"Our Souls at Night," by Kent Haruf

Within the first three pages of this gripping and tender novel, Addie Moore, a 70-year-old widow, invites her neighbor, Louis Waters, to sleep over. “No, not sex,” she clarifies. “I’m talking about getting through the night. And lying warm in bed, companionably.” Although Louis is taken off guard, the urgency of Addie’s loneliness does not come across as desperate, and her logic will soon persuade him. She reasons that they’re both alone (Louis’s wife has also been dead for a number of years) and that, simply, “nights are the worst.” What follows is a sweet love story, a deep friendship, and a delightful revival of a life neither of them was expecting, all against the backdrop of a gossiping (and at times disapproving) small town. When Addie’s six-year-old grandson arrives for the summer, Addie and Louis’s relationship is tested but ultimately strengthened. Addie’s adult son’s judgment, however, is not so easily overcome. In this book, Haruf, who died in 2014, returns to the landscape and daily life of Holt County, Colo., where his previous novels (“Plainsong,” “Eventide,” “The Tie That Binds”) have also been set, this time with a stunning sense of all that’s passed and the precious importance of the days that remain.

— Publishers Weekly

“The Tenth Muse: A Novel," by Catherine Chung

Chung’s impressive, poignant second novel (after “Forgotten Country”) explores the intersections of intellectual and familial legacies. Nearing the end of her life but still on the verge of solving the elusive Riemann hypothesis, Katherine is a noted mathematician who did her graduate work in the mid-20th century, at a time when women scholars were still a rarity. As Katherine recounts the highs and lows of her academic and romantic pursuits, she reflects on the various discoveries she’s pursued—both in her field of study and into her family history—inquiries that became inextricable while Katherine was pursuing her doctorate at MIT and learning revelations about her parentage following her father’s heart attack. Having grown up believing herself the daughter of a white father and a Chinese mother, Katherine is stunned to learn the truth of her family history. The stories of betrayal and sacrifice also end up informing her professional work in surprising ways through a storyline involving stolen math proofs. Chung persuasively interweaves myths and legends with the real-world stories of lesser-known women mathematicians and of WWII on both the European and Asian fronts. The legacy that Katherine inherits may defy the kinds of elegant proofs to which mathematicians aspire, but Chung’s novel boldly illustrates that truth and beauty can reside even amid the messiest solutions.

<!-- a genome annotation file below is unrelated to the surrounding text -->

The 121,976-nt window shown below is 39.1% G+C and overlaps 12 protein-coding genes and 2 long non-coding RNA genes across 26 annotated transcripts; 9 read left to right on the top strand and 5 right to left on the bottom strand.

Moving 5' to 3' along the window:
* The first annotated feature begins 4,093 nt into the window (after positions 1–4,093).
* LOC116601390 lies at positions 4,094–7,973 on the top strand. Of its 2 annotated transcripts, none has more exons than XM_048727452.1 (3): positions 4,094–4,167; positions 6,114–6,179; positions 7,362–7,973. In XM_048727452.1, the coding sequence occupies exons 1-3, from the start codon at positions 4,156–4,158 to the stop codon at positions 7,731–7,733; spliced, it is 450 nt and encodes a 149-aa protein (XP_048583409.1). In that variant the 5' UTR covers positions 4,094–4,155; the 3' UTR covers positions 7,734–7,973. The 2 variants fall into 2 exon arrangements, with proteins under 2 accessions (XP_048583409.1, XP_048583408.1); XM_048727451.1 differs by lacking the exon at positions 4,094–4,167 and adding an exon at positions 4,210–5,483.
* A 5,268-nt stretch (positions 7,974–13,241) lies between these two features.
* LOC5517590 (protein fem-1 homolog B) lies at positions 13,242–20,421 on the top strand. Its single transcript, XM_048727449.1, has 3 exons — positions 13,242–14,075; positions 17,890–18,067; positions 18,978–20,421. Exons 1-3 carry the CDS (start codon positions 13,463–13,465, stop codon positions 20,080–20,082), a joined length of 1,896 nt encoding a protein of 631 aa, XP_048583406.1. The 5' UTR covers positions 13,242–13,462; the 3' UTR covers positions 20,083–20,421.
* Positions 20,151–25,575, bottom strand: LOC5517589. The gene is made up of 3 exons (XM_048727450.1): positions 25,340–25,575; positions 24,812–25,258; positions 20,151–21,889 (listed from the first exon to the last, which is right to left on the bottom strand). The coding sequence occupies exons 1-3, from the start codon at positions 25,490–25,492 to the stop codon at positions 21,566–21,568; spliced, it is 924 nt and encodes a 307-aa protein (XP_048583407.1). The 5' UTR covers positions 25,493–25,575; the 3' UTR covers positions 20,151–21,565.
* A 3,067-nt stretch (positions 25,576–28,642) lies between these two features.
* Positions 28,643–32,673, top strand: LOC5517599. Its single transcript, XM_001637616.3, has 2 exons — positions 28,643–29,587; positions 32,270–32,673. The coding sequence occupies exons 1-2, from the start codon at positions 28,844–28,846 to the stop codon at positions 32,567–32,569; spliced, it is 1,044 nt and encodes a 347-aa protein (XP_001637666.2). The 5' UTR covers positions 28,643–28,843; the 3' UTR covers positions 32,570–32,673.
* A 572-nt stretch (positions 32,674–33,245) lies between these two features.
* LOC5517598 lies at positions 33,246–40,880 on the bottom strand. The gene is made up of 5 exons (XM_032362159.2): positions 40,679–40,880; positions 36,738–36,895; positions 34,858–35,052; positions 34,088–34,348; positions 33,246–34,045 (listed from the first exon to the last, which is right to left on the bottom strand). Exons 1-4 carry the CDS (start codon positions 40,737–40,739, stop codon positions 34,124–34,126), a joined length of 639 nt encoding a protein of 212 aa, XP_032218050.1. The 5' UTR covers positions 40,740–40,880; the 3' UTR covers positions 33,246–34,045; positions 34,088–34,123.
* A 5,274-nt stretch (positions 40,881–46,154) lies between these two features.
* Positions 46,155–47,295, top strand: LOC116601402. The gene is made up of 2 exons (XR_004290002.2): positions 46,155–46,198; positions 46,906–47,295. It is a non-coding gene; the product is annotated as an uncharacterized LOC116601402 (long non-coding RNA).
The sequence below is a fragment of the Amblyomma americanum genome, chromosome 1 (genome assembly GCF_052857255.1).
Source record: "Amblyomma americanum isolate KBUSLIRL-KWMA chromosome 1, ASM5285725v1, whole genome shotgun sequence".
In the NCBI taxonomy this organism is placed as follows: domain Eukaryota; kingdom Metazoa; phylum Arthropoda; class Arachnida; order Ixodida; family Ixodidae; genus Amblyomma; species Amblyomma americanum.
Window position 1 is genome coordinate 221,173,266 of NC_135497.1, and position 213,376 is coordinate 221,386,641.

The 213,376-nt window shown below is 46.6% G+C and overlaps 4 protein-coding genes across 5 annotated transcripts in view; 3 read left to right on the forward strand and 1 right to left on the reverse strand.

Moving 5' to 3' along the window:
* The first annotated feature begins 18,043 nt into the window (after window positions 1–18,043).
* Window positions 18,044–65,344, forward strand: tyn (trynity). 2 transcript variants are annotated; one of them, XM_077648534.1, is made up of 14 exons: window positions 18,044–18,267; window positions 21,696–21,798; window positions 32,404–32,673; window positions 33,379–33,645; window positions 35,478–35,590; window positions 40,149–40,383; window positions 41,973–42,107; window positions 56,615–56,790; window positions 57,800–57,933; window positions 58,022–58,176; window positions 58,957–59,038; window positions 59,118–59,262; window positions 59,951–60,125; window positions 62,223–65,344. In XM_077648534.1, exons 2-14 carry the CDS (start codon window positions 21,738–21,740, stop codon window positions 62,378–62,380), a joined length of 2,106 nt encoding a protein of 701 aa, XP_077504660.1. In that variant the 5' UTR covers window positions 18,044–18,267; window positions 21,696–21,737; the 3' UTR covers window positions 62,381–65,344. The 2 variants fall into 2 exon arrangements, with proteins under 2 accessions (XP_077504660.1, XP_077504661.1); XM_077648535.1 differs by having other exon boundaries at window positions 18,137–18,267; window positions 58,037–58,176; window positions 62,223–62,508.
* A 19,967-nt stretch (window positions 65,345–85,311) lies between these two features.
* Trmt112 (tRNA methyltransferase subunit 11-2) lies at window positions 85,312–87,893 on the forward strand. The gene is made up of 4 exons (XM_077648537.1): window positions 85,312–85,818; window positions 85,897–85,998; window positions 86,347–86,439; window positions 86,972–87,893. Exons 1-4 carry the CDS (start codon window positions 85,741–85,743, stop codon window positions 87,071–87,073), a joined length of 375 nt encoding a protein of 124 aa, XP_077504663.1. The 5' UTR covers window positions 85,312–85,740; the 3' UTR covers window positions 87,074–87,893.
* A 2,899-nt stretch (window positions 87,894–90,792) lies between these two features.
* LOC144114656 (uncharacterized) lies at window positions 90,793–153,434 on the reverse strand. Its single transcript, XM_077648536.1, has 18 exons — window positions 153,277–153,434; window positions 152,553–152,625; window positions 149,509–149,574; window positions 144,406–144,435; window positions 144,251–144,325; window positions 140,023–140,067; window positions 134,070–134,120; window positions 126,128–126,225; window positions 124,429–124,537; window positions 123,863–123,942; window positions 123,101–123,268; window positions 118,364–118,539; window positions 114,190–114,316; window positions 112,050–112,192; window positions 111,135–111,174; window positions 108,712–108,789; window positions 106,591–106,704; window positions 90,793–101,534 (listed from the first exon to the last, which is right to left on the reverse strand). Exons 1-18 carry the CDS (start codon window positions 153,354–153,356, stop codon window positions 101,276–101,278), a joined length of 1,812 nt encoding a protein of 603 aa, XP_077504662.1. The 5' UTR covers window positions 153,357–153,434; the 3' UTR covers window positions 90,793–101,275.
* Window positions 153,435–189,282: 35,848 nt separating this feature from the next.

— Publishers Weekly


"Think Black: A Memoir," by Clyde W. Ford

In this powerful memoir, Ford (“Whiskey Gulf”) tells the story of his father’s tenure as IBM’s first black systems engineer. Though he was recruited in 1947 by the company’s founder, Thomas J. Watson Sr., John Stanley Ford endured 25 years of racism from his white coworkers, who repeatedly tried to get him fired. “Like Robinson, my father had also stepped into a role elevating him as a symbol much larger than his individual self,” Ford writes. Writing with a potent sense of outrage, Ford portrays his father as more conciliatory than he would have been when he himself was hired by IBM in 1971 and brought with him an African nationalist pride. Throughout, Ford details IBM’s racist history supporting both the Nazis and apartheid, and how his father, in his stoicism, fought back against the company’s racism (he obtained a document that contained answers to questions on IBM’s entry exam and gave it to black applicants). Ford came to see his father as a fighter who made his life as a black man better. “Whenever I hear the blips and beeps, the whines and whirs of a computer,” Ford writes, “I recall what I learned from my father about these machines, about being a man who’s Black, and about being first.” Ford’s thought-provoking narrative tells the story of African-American pride and perseverance.

— Publishers Weekly

"The Ravenmaster: My Life with the Ravens at the Tower of London," by Christopher Skaife

Author and narrator Christopher Skaife is a Yeoman Warder, otherwise known as a Beefeater, at the Tower of London. Those titles might sound a bit formal or even posh, but Skaife is definitely not either. His natural storyteller's charm results in a performance that is conversational, funny, and self-deprecating. Skaife describes his raven charges with obvious affection. He has most closely bonded with Merlina, and he demonstrates their conversations in "ravenish"--a definite benefit to being a listener. As Skaife outlines his responsibilities as ravenmaster, he blends in ornithological anecdotes about ravens, his former military service (a required qualification for the job), and experiences of living in the tower. Skaife even saw a ghost once, although he prefers to call them "echoes of the past." RAVENMASTER is a joyful listening experience.

— AudioFile


"The Music Shop: A Novel," by Rachel Joyce (fiction)

"Confessions of an Innocent Man: A Novel," by David R. Dow (fiction)

“I Can Only Imagine: A Memoir," by Bart Millard with Robert Noland (nonfiction)

"The Sleep Solution: Why Your Sleep is Broken and How to Fix It," by W. Chris Winter (nonfiction)